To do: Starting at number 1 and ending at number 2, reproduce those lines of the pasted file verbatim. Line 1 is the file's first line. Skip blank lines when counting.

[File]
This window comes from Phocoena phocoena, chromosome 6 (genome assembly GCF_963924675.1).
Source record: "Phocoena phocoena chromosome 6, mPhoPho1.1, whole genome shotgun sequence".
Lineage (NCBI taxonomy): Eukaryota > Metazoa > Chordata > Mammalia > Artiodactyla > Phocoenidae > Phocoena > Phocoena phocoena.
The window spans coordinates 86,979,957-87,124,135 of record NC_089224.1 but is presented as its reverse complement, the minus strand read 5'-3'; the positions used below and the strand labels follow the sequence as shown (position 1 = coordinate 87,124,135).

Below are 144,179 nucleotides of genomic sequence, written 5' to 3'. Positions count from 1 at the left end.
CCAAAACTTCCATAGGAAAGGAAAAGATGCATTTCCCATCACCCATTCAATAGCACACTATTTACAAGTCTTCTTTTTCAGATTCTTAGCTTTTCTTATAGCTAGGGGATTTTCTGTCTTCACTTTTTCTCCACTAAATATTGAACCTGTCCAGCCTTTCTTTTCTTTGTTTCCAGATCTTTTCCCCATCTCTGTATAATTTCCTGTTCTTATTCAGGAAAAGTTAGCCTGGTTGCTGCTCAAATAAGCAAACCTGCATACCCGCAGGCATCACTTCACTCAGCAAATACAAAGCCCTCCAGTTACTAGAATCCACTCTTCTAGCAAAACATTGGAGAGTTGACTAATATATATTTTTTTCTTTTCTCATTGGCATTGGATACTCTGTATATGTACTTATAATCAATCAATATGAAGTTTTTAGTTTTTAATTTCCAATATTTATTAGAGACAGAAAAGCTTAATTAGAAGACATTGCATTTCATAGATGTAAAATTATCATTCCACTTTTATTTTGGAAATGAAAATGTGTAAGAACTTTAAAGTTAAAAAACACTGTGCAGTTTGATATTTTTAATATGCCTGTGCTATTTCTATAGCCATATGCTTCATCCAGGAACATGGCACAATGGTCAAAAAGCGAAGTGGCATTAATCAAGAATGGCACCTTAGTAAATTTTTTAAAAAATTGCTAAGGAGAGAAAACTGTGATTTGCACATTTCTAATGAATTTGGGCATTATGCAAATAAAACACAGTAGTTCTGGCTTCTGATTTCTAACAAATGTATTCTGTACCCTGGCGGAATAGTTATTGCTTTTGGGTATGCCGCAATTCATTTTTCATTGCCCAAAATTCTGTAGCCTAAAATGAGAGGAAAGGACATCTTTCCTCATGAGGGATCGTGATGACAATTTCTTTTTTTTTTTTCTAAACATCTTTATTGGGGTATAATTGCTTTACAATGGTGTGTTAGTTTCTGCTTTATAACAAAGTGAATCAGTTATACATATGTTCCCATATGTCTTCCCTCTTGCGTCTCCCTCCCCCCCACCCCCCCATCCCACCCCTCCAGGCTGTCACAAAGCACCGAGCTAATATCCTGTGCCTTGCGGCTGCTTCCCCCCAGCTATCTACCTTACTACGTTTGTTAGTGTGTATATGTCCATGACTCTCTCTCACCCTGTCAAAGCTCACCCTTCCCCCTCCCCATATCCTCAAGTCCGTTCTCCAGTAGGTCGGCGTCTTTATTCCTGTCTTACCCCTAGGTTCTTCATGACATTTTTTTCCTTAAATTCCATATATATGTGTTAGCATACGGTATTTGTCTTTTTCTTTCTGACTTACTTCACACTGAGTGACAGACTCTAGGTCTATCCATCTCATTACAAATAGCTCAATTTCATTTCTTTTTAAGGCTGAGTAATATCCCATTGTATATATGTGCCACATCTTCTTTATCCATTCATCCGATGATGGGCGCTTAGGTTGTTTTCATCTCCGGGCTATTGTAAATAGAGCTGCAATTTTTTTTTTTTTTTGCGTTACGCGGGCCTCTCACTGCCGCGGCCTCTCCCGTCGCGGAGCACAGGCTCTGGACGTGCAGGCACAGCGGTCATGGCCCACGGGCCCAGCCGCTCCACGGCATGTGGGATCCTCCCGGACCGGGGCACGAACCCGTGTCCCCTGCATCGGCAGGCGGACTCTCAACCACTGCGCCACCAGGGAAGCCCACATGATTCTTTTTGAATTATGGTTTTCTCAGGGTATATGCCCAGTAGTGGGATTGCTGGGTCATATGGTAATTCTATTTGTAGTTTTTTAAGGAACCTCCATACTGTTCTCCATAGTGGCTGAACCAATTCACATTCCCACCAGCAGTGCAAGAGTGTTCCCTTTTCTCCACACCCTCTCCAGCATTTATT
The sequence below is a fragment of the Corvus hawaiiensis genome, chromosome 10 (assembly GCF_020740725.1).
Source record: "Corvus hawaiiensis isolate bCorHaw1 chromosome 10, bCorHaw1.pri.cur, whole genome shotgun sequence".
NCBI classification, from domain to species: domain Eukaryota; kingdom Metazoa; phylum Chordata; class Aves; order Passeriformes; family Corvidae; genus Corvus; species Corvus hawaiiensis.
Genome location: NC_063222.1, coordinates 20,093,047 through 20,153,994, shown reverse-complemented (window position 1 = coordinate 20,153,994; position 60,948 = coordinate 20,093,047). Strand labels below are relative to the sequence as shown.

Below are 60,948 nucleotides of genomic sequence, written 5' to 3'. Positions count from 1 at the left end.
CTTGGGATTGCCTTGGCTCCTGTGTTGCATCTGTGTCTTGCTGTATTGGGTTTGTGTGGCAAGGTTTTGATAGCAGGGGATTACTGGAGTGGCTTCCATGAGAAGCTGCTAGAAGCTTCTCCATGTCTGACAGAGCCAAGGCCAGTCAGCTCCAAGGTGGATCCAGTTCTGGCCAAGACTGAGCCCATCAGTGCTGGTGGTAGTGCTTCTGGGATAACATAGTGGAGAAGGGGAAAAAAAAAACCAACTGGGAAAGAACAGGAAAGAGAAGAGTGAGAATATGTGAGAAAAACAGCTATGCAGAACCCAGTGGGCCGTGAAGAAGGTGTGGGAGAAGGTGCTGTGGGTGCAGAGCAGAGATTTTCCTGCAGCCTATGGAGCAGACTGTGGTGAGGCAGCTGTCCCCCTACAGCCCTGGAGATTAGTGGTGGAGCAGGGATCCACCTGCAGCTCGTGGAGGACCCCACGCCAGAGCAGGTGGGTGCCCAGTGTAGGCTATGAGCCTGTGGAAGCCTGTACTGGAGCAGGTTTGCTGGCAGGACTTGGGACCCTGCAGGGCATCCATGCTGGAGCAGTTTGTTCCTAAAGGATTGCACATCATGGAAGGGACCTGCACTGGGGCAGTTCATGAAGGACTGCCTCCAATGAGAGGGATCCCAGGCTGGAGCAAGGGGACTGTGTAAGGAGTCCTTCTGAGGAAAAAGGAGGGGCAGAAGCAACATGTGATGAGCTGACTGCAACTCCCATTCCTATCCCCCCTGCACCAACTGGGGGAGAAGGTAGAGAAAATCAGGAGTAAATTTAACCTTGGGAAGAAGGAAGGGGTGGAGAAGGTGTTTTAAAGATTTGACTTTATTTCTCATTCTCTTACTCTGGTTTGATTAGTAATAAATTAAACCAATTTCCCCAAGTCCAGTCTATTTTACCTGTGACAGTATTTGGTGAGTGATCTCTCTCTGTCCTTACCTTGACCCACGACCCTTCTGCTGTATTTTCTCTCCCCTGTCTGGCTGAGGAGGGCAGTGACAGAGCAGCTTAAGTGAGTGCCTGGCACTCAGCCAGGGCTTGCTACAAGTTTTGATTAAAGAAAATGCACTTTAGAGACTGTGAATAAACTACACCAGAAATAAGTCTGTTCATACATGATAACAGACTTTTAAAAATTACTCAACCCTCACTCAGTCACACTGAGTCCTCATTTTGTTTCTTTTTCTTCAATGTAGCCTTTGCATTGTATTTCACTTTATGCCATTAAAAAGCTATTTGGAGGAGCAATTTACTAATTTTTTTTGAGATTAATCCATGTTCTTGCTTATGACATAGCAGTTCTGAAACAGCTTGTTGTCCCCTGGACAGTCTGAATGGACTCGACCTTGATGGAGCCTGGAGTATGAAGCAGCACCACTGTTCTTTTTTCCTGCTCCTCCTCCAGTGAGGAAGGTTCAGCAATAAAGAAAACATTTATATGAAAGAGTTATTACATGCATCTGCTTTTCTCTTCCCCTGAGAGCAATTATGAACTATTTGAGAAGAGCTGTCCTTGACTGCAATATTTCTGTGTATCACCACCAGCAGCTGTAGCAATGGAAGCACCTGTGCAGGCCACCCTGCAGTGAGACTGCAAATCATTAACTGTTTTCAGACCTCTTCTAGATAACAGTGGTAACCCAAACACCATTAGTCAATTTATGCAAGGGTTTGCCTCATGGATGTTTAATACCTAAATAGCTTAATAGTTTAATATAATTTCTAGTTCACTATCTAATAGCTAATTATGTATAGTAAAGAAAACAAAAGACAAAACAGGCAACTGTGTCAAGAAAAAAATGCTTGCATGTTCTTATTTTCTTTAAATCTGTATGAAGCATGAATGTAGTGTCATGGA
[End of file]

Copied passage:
This window comes from Phocoena phocoena, chromosome 6 (genome assembly GCF_963924675.1).
Source record: "Phocoena phocoena chromosome 6, mPhoPho1.1, whole genome shotgun sequence".